Researchers are closing in on techniques to fix the most common valve problem in the heart without having to resort to open-heart surgery.
Mitral valve regurgitation, which causes blood to flow backward into the lungs, affects about four million adults in the U.S. For many patients, the condition never causes serious harm. But for others, mitral regurgitation causes extreme fatigue and shortness of breath. In serious cases, patients' hearts have to pump twice as hard to move the same amount of the blood to the body, leading to heart failure.
To avoid open-heart surgery, doctors are looking to less-invasive ways to implant medical devices that could replace or repair the valve. Some devices are on the market and others are being developed.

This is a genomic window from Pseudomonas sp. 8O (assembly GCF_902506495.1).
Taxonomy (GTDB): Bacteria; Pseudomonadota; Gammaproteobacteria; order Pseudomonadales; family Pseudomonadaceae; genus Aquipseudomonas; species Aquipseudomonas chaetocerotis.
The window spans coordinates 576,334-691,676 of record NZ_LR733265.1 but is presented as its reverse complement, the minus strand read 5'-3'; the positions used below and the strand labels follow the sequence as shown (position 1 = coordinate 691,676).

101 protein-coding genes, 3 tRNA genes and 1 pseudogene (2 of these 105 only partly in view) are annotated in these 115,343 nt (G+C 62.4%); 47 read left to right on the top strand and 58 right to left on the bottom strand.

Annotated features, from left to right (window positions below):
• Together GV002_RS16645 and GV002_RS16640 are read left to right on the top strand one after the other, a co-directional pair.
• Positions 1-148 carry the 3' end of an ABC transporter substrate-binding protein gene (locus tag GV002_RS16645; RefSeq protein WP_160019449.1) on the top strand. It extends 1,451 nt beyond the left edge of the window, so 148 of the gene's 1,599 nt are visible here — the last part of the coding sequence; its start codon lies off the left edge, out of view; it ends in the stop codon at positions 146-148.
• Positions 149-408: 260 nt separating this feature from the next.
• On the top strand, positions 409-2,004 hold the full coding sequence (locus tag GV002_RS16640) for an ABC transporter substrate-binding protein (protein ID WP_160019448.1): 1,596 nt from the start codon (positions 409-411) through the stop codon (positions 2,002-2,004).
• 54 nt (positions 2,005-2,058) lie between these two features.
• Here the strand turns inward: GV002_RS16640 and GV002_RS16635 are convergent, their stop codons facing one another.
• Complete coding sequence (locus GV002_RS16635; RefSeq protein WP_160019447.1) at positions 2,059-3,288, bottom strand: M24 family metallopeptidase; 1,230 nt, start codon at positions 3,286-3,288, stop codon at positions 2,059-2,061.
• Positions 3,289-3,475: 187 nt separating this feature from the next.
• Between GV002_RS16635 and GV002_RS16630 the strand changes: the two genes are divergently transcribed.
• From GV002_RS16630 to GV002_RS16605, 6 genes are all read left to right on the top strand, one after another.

When the mitral valve is in need of repair or replacement, open-heart surgery is generally performed. About 50,000 such operations take place in the U.S. a year. But many patients are reluctant or too frail to undergo the surgery. Doctors are also hesitant about recommending the procedure in some older patients with heart disease because surgery hasn't been shown to prolong life, though doctors believe it improves patients' quality of life. Permanent heart damage and more heart problems can result if the valve isn't repaired.